"If you did research, you started hearing the voices of Ugandan writers blogging about this. That's an interesting place to take kids," she says. "What do the people who live there really think? What do they say that they need? It became a teachable moment," she says. She pushed her students to consider hard questions, such as, "What's the difference between actually digging in, providing relief, and doing advocacy? And why is advocacy also essential to social justice?"
Here are some additional takeaways for teachers interested in bringing social justice issues into the classroom:
Make media literacy part of your curriculum. As Wright explains, "We need to critically evaluate what is being said, and not just hope that the social media we've been handed is correct." Critically evaluating media -- even from trusted sources -- involves asking questions such as: Who made this? What's the creator's message and motivation? How does watching this affect me as a viewer?
Do your homework. Research nonprofit organizations before connecting your students with their programs or campaigns. Find out how their funds are allocated and what percentage of their budget actually goes to the programs your students want to support. Before her students did their first Invisible Children campaign, for example, Wright examined the group's financial statements and was satisfied that "the money would go where we wanted it to go." She also looks for organizations that encourage self-sufficiency and engage local stakeholders in coming up with their own solutions.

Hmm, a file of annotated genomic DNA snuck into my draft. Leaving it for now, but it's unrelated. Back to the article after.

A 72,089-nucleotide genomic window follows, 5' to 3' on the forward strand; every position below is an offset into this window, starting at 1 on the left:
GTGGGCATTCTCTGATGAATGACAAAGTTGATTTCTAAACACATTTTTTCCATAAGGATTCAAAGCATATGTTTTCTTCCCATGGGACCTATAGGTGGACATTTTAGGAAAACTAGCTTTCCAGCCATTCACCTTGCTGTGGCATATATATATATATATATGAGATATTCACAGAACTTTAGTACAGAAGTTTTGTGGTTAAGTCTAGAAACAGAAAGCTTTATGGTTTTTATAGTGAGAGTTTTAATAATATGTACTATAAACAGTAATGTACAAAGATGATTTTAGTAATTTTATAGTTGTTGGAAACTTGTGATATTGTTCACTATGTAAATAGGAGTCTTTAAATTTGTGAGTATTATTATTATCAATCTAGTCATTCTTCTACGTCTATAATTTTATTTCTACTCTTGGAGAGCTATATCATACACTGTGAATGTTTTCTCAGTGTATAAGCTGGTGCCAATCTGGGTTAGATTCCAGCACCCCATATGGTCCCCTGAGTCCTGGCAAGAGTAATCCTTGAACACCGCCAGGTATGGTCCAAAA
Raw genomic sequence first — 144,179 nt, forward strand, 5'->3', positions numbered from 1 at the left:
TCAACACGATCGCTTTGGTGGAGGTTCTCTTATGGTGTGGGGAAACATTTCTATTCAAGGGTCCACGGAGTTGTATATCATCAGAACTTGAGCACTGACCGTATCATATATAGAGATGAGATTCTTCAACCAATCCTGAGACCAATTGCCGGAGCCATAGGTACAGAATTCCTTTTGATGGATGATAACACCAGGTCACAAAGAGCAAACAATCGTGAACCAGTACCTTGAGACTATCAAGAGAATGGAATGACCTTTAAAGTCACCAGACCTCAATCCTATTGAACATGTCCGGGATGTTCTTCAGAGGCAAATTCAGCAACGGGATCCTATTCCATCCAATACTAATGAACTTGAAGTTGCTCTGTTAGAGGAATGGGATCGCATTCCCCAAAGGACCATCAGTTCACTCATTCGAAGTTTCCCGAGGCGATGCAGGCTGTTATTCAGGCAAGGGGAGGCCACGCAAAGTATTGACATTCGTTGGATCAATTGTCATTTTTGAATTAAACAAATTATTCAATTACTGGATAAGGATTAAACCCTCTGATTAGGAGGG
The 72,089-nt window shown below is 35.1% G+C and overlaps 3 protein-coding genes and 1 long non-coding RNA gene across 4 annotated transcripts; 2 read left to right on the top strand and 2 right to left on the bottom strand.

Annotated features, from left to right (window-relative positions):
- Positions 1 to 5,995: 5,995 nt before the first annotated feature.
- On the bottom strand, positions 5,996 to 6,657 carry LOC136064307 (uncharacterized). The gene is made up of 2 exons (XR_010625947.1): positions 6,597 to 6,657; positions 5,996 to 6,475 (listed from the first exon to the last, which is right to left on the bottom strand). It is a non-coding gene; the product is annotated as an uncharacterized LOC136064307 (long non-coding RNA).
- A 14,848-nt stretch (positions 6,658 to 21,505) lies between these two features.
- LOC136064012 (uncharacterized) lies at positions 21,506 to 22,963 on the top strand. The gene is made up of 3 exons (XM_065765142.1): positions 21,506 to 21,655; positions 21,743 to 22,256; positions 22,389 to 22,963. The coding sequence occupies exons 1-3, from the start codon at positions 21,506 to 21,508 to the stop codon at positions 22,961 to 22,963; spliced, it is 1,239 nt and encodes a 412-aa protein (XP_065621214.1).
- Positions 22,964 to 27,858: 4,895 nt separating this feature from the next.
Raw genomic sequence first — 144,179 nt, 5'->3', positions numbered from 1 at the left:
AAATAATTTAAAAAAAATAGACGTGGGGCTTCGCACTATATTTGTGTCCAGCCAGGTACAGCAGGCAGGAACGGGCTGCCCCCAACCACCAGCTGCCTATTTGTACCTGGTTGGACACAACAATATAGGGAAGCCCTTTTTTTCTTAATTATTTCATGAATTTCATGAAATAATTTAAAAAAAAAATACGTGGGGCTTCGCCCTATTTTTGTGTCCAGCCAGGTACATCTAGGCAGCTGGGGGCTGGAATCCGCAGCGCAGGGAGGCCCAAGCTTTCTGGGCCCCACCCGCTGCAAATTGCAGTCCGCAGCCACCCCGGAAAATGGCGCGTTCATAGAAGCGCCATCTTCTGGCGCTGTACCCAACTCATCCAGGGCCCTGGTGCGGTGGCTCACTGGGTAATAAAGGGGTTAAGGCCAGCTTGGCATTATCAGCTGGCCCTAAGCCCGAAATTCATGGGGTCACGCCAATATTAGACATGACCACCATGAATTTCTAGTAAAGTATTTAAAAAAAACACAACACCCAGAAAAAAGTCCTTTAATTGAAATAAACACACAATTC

Make it personal. Wright's students became determined to do something to help children in Uganda after they met young people from that country. Their personal connection was the spark for their first service project. Action projects are more meaningful if they start with students' interests, Wright says. But, she acknowledges, that raises another question for teachers: "How do we transition to a classroom that allows students to discover what they're passionate about?"
For Wright, the long-term goal of teaching about social justice "is to work myself out of a job." By the time her students finish high school, she wants them to be able to think critically on their own. To prepare for that day, they read widely, learning about social issues from books like The Bite of the Mango, Diary of Anne Frank, Night, and Sold.
They watch and evaluate films, identifying issues that they want to investigate further. They ask hard questions and evaluate what they learn through research. "When you do all that for a project," Wright says, "it may take two or three months, but you're going to meet three-fourths of your learning outcomes. On top of that, there's the whole thinking piece. To me, that's the crucial skill."